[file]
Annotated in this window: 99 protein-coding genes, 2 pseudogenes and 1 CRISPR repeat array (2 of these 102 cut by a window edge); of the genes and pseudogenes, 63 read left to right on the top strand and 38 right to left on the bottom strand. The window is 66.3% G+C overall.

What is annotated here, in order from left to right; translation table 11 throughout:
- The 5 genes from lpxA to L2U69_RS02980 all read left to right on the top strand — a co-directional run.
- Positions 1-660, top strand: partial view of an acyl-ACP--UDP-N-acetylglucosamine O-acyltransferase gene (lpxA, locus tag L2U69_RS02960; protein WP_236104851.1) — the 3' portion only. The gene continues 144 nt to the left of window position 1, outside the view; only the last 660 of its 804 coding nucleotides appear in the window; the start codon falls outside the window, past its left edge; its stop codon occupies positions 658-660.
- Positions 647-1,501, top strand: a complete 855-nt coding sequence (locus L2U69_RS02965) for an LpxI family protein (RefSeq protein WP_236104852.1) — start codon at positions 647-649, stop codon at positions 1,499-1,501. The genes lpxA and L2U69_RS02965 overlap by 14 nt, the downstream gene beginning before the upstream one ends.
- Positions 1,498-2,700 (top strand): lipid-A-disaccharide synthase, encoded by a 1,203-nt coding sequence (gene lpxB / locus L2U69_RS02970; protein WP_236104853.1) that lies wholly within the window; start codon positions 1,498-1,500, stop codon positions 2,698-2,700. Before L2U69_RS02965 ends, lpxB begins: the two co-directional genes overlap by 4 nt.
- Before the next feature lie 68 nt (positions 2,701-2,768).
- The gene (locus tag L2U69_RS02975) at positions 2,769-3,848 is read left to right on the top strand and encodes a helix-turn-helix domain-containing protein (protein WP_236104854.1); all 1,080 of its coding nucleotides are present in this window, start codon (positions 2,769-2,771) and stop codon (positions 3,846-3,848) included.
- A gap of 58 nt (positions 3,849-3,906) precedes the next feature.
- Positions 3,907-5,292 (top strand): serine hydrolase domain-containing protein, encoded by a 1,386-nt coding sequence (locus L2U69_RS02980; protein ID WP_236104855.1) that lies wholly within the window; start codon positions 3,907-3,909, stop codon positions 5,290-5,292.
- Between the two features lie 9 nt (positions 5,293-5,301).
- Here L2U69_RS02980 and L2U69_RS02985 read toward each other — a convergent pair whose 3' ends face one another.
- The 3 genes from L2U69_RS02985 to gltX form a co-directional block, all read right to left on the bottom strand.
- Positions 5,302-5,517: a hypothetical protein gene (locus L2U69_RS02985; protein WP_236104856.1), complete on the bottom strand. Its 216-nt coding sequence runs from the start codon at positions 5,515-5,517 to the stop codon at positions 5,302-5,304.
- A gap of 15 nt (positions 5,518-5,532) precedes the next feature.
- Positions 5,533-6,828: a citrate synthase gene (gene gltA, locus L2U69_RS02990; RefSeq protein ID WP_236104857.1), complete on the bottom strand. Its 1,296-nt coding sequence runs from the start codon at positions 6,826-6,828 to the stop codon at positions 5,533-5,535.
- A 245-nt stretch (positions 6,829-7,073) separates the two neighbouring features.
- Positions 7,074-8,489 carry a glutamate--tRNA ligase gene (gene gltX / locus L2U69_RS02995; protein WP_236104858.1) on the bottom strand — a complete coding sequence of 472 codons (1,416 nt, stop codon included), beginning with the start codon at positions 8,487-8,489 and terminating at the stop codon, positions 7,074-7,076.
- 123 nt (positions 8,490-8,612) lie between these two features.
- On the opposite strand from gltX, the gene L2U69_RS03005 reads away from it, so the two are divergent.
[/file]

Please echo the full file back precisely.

Annotated in this window: 99 protein-coding genes, 2 pseudogenes and 1 CRISPR repeat array (2 of these 102 cut by a window edge); of the genes and pseudogenes, 63 read left to right on the top strand and 38 right to left on the bottom strand. The window is 66.3% G+C overall.

What is annotated here, in order from left to right; translation table 11 throughout:
- The 5 genes from lpxA to L2U69_RS02980 all read left to right on the top strand — a co-directional run.
- Positions 1-660, top strand: partial view of an acyl-ACP--UDP-N-acetylglucosamine O-acyltransferase gene (lpxA, locus tag L2U69_RS02960; protein WP_236104851.1) — the 3' portion only. The gene continues 144 nt to the left of window position 1, outside the view; only the last 660 of its 804 coding nucleotides appear in the window; the start codon falls outside the window, past its left edge; its stop codon occupies positions 658-660.
- Positions 647-1,501, top strand: a complete 855-nt coding sequence (locus L2U69_RS02965) for an LpxI family protein (RefSeq protein WP_236104852.1) — start codon at positions 647-649, stop codon at positions 1,499-1,501. The genes lpxA and L2U69_RS02965 overlap by 14 nt, the downstream gene beginning before the upstream one ends.
- Positions 1,498-2,700 (top strand): lipid-A-disaccharide synthase, encoded by a 1,203-nt coding sequence (gene lpxB / locus L2U69_RS02970; protein WP_236104853.1) that lies wholly within the window; start codon positions 1,498-1,500, stop codon positions 2,698-2,700. Before L2U69_RS02965 ends, lpxB begins: the two co-directional genes overlap by 4 nt.
- Before the next feature lie 68 nt (positions 2,701-2,768).
- The gene (locus tag L2U69_RS02975) at positions 2,769-3,848 is read left to right on the top strand and encodes a helix-turn-helix domain-containing protein (protein WP_236104854.1); all 1,080 of its coding nucleotides are present in this window, start codon (positions 2,769-2,771) and stop codon (positions 3,846-3,848) included.
- A gap of 58 nt (positions 3,849-3,906) precedes the next feature.
- Positions 3,907-5,292 (top strand): serine hydrolase domain-containing protein, encoded by a 1,386-nt coding sequence (locus L2U69_RS02980; protein ID WP_236104855.1) that lies wholly within the window; start codon positions 3,907-3,909, stop codon positions 5,290-5,292.
- Between the two features lie 9 nt (positions 5,293-5,301).
- Here L2U69_RS02980 and L2U69_RS02985 read toward each other — a convergent pair whose 3' ends face one another.
- The 3 genes from L2U69_RS02985 to gltX form a co-directional block, all read right to left on the bottom strand.
- Positions 5,302-5,517: a hypothetical protein gene (locus L2U69_RS02985; protein WP_236104856.1), complete on the bottom strand. Its 216-nt coding sequence runs from the start codon at positions 5,515-5,517 to the stop codon at positions 5,302-5,304.
- A gap of 15 nt (positions 5,518-5,532) precedes the next feature.
- Positions 5,533-6,828: a citrate synthase gene (gene gltA, locus L2U69_RS02990; RefSeq protein ID WP_236104857.1), complete on the bottom strand. Its 1,296-nt coding sequence runs from the start codon at positions 6,826-6,828 to the stop codon at positions 5,533-5,535.
- A 245-nt stretch (positions 6,829-7,073) separates the two neighbouring features.
- Positions 7,074-8,489 carry a glutamate--tRNA ligase gene (gene gltX / locus L2U69_RS02995; protein WP_236104858.1) on the bottom strand — a complete coding sequence of 472 codons (1,416 nt, stop codon included), beginning with the start codon at positions 8,487-8,489 and terminating at the stop codon, positions 7,074-7,076.
- 123 nt (positions 8,490-8,612) lie between these two features.
- On the opposite strand from gltX, the gene L2U69_RS03005 reads away from it, so the two are divergent.